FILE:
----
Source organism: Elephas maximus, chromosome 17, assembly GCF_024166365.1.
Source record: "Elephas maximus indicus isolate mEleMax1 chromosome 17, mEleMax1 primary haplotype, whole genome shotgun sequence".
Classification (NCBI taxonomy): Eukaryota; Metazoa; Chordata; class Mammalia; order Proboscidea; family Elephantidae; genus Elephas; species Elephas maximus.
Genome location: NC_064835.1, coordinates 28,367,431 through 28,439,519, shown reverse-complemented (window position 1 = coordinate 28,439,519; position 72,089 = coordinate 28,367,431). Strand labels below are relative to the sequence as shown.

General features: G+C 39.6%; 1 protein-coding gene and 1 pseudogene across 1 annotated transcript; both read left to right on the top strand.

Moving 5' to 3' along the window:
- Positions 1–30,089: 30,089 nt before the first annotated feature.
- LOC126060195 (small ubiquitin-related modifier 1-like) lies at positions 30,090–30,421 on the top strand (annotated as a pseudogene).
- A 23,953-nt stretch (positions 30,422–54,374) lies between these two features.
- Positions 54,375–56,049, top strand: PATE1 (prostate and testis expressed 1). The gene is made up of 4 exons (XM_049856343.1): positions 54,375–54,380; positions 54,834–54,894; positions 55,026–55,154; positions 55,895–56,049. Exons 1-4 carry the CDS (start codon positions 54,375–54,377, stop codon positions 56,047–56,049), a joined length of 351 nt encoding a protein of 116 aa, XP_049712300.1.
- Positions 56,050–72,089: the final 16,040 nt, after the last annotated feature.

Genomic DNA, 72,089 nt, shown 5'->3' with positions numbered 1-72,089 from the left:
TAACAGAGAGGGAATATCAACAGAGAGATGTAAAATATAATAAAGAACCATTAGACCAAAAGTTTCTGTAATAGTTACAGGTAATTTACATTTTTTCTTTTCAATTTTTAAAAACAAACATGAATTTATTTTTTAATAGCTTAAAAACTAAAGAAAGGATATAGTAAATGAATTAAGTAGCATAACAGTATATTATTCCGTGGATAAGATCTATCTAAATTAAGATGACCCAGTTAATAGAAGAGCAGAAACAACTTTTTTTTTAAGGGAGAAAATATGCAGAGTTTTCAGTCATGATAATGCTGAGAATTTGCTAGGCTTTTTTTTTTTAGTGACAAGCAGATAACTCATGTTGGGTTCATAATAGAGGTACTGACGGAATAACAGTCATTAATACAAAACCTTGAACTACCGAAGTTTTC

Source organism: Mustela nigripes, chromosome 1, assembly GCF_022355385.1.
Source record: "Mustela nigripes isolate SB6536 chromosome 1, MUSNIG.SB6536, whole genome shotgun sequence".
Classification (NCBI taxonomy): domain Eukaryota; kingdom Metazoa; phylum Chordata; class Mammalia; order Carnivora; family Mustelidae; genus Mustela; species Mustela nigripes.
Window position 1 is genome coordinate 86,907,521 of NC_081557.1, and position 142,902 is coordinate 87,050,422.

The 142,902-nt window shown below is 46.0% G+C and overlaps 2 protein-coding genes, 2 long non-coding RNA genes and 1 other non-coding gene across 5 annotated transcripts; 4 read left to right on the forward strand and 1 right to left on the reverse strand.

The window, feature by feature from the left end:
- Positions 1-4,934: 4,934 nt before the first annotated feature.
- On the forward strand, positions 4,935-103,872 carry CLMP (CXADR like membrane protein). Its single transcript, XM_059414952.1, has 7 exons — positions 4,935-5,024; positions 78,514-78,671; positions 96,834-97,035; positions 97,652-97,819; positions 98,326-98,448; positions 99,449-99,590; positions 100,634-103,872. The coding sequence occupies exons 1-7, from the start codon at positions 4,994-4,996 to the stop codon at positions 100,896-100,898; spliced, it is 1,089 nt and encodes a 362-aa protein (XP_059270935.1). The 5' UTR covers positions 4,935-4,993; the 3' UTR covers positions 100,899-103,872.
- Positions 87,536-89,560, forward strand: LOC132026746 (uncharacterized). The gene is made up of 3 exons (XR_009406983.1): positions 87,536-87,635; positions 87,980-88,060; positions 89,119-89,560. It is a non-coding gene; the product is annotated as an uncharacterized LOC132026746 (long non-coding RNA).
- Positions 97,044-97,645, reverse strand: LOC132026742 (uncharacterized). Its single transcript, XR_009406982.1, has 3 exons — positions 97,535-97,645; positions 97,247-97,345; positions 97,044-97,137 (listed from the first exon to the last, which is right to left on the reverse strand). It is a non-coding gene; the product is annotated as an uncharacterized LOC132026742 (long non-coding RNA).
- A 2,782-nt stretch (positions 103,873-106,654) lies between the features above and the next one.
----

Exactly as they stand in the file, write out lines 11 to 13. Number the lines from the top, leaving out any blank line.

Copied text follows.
- Positions 56,050–72,089: the final 16,040 nt, after the last annotated feature.

Genomic DNA, 72,089 nt, shown 5'->3' with positions numbered 1-72,089 from the left:
TAACAGAGAGGGAATATCAACAGAGAGATGTAAAATATAATAAAGAACCATTAGACCAAAAGTTTCTGTAATAGTTACAGGTAATTTACATTTTTTCTTTTCAATTTTTAAAAACAAACATGAATTTATTTTTTAATAGCTTAAAAACTAAAGAAAGGATATAGTAAATGAATTAAGTAGCATAACAGTATATTATTCCGTGGATAAGATCTATCTAAATTAAGATGACCCAGTTAATAGAAGAGCAGAAACAACTTTTTTTTTAAGGGAGAAAATATGCAGAGTTTTCAGTCATGATAATGCTGAGAATTTGCTAGGCTTTTTTTTTTTAGTGACAAGCAGATAACTCATGTTGGGTTCATAATAGAGGTACTGACGGAATAACAGTCATTAATACAAAACCTTGAACTACCGAAGTTTTC